5 things people will not tell you about entrepreneurship
By Pauline Muindi | July 28th 2019
Entrepreneurship is on trend; everyone will tell you how starting a business is the way to wealth. More than ever, school leavers are starting businesses and more people are ditching their 9 to 5 jobs for the start-up life. It seems like everyone is either an entrepreneur or aspiring to be one
Entrepreneurship has been so romanticised that many people assume it’s the easiest or the only way to financial independence and freedom. But being your own boss isn’t all sunshine and rainbows as many wannabe entrepreneurs soon find out. What are some things that entrepreneurs would tell you if you sat down with them long enough?
1. It’s not the path to quick money
Many wanna-preneurs (who want to become entrepreneurs) are seduced by the idea of making huge amounts of money in a short time. This is the idea that is often sold by “rags to riches” stories in the media.
However, the truth is that starting a business will probably put you in a worse financial situation than if you’re employed, at least in the beginning.
You will have stock up on products, pay off loans, pay for an office, pay employees, spend on marketing and absorb business losses and many other expenses you probably didn’t plan for. If you quit your job, you will no longer have an assured income at the end of the month.
Before your business breaks even and starts making good money, be prepared to go for a while without paying yourself as you’ll have to reinvest to help the business grow. That is why it’s important to have saved at least six months’ worth (or ideally a year) of wages before quitting your job to start a business. Studies have found that on average, it takes 7 to 10 years for a start-up to become successful. As a popular adage says, overnight success takes about 10 years.
2. Your relationships will take a hit
Starting a business is a juggling act that will see you spending more time away from your family and friends. In spite of your best intentions, you will find yourself skipping, postponing, and cancelling on friends and family to meet the demands of your start-up.
Entrepreneurship is also a lonely road as you will probably feel like most of those around you don’t understand what you’re going through as a budding entrepreneur. And if you make friends with other entrepreneurs, they’ll probably also be too busy or occupied with their own struggles to hang out with you.
Becoming your own boss can therefore take a toll on your personal relationships. It’s imperative that you learn how to manage your time and prioritize your goals. However, the truth is that nothing can prepare you enough for how demanding a start-up can be.
3. Rejection is the name of the game
You’re excited about your business idea and you’re convinced that it’s what everyone has been waiting for. However, the reality on the ground is that most people won’t buy into your idea until it starts making money.
If you’ve watched the TV show Shark Tank, you’ve seen how some entrepreneurs go on to make millions after their ideas are trashed as worthless by the millionaire investor “sharks”. You will have to develop a thick, tough skin because you’ll hear “NO” over and over. But to become successful, you have to keep going. Sometimes rejection can be an indication that you need to change something about the business or your approach. Learn the lesson and grow.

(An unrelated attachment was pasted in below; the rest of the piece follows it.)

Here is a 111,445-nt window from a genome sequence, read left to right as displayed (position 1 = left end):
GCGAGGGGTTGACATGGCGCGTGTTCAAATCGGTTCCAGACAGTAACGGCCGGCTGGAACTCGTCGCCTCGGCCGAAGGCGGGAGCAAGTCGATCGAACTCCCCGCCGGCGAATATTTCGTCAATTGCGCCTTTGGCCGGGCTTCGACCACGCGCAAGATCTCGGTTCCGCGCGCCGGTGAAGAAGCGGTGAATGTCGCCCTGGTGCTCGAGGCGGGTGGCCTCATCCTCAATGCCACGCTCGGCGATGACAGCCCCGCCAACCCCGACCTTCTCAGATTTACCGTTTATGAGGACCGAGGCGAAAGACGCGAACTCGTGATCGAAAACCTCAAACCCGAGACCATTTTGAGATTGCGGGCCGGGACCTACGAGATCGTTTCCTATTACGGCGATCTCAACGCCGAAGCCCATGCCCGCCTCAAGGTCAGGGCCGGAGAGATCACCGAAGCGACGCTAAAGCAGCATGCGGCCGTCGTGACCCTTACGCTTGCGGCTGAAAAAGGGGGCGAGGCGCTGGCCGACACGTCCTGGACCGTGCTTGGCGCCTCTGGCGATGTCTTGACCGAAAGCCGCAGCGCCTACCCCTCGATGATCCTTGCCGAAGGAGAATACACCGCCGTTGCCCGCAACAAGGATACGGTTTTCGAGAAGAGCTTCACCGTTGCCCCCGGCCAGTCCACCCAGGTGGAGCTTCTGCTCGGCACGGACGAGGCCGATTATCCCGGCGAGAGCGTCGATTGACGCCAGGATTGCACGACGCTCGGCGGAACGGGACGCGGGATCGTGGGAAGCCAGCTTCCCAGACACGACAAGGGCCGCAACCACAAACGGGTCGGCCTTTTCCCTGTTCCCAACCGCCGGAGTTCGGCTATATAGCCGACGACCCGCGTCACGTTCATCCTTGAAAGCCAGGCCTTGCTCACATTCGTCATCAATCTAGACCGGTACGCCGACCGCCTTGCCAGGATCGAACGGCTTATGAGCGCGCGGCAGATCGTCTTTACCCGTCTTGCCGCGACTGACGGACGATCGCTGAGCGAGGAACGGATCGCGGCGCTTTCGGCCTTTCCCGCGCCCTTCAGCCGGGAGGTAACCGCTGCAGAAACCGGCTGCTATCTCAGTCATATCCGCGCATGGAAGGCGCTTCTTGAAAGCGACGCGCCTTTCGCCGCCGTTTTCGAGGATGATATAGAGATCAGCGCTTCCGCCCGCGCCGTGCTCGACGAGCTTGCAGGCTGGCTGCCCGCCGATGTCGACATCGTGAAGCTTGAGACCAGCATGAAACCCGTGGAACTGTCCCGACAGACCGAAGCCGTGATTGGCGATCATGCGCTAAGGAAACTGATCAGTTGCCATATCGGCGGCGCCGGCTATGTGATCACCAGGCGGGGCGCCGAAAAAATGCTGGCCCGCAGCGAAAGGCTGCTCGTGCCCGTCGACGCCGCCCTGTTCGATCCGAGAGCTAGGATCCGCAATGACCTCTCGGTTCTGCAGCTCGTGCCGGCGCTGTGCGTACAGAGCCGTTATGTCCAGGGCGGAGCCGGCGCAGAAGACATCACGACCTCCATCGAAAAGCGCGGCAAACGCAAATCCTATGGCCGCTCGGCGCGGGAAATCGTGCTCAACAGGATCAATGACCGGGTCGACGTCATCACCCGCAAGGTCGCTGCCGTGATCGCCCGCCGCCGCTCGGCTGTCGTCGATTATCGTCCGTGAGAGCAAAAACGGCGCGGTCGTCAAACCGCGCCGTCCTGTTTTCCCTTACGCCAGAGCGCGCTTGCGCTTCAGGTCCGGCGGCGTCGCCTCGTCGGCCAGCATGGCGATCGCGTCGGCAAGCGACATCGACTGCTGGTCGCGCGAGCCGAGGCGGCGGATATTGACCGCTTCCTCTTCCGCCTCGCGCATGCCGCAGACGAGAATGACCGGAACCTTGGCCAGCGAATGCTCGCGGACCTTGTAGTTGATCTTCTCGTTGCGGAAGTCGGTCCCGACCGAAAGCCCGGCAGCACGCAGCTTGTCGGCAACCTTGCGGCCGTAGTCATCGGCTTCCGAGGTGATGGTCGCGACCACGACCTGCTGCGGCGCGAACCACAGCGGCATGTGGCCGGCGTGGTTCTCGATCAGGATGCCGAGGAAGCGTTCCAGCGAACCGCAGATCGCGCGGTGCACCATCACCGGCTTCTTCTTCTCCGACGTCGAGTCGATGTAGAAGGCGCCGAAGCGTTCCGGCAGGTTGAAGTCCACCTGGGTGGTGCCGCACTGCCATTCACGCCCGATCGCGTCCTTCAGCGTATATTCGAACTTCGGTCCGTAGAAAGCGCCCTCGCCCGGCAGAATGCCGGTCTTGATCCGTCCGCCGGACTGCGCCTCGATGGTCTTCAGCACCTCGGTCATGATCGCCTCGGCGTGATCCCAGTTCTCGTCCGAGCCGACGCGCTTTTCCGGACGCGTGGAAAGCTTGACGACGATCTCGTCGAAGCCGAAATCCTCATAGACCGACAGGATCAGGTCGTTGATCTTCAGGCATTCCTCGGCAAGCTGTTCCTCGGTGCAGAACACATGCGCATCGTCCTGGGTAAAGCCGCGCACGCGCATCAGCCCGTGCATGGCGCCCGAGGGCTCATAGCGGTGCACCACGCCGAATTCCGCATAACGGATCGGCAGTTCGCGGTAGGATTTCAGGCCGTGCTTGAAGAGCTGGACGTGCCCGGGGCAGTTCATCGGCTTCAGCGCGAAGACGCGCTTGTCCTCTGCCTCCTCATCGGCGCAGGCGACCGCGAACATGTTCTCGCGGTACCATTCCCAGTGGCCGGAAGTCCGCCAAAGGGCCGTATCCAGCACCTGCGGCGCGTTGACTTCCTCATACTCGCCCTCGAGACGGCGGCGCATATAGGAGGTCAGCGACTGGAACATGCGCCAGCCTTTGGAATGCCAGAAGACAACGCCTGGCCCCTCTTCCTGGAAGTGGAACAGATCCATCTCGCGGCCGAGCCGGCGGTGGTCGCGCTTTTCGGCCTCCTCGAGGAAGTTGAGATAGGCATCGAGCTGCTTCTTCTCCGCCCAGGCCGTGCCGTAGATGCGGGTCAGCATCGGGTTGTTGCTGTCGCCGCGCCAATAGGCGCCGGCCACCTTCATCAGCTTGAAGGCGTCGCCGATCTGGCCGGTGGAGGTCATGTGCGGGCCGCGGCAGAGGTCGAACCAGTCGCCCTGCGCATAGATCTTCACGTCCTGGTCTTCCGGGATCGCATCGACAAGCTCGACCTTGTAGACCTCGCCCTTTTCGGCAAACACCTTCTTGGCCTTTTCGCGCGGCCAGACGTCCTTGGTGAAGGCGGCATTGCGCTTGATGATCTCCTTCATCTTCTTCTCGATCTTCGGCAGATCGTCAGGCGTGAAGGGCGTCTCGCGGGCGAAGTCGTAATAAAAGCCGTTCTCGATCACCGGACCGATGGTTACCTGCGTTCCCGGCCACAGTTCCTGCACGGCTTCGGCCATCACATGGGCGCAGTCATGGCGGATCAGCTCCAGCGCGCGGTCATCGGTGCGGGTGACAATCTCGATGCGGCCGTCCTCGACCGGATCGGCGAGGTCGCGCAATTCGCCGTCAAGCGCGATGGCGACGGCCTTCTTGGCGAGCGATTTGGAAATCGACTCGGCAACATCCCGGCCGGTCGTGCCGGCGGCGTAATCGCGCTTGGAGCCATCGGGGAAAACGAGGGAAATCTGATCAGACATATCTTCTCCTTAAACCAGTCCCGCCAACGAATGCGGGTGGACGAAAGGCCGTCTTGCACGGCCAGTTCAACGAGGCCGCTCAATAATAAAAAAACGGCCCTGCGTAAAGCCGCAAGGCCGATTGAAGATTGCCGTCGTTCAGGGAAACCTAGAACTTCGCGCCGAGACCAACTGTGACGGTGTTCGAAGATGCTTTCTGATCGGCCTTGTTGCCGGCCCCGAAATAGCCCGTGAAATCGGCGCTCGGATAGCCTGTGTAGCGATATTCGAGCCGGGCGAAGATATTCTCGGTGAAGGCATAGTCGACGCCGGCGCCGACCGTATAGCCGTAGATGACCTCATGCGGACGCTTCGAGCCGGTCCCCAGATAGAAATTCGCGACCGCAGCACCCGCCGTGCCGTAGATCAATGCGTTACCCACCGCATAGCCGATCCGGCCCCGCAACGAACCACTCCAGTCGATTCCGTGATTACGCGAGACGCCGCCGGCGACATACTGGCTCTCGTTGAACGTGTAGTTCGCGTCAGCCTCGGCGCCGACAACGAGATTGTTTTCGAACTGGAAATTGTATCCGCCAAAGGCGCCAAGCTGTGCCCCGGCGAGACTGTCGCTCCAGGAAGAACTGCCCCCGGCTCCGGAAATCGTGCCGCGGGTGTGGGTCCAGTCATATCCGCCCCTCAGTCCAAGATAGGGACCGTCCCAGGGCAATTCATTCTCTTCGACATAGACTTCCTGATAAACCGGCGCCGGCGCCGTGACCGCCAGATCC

4. Ideas are nothing, selling is everything
As the Bible says, there’s nothing new under the sun. Don’t be surprised to find that no one seemed enamoured by your “revolutionary idea”.
While an idea is a great place to start, the real test is turning your idea into reality. In business, what matters more is your ability to sell. This encompasses selling your idea, vision, services, product, and yourself. However, you don’t have to pour lots of money into marketing in an effort to sell more.
When you’re starting out, you need to invest more funds into perfecting your product and services. Utilise free or low-cost marketing such as social media, influencer marketing, or media interviews.
5. You’ll work more, not less
Do you find your 9 to 5 job exhausting? Then entrepreneurship isn’t the answer you’re looking for. When you start a business, a lot of the responsibility will fall squarely on your shoulders.
You will be the CEO, the janitor, the accountant, receptionist, messenger and so on. While you might not have to work 9 to 5 anymore, you will probably find yourself working 24/7 or something close to it.
You will work well into the night, have early mornings, sneak from family time to answer work emails and calls, spend weekends preparing for the week ahead, and have no time for vacations.
You will work more hours than you ever did while employed -- but that’s OK because it will all eventually pay off. However, remember to make time for yourself and your family.
You shouldn’t fall into depression or otherwise harm your health and well-being because of overworking. Instead of doing it all, you can outsource certain tasks to people who are really good at them. In the long run, this can cost you less and allow you to focus on what you’re really good at or love to do- which is why you chose to become an entrepreneur in the first place.
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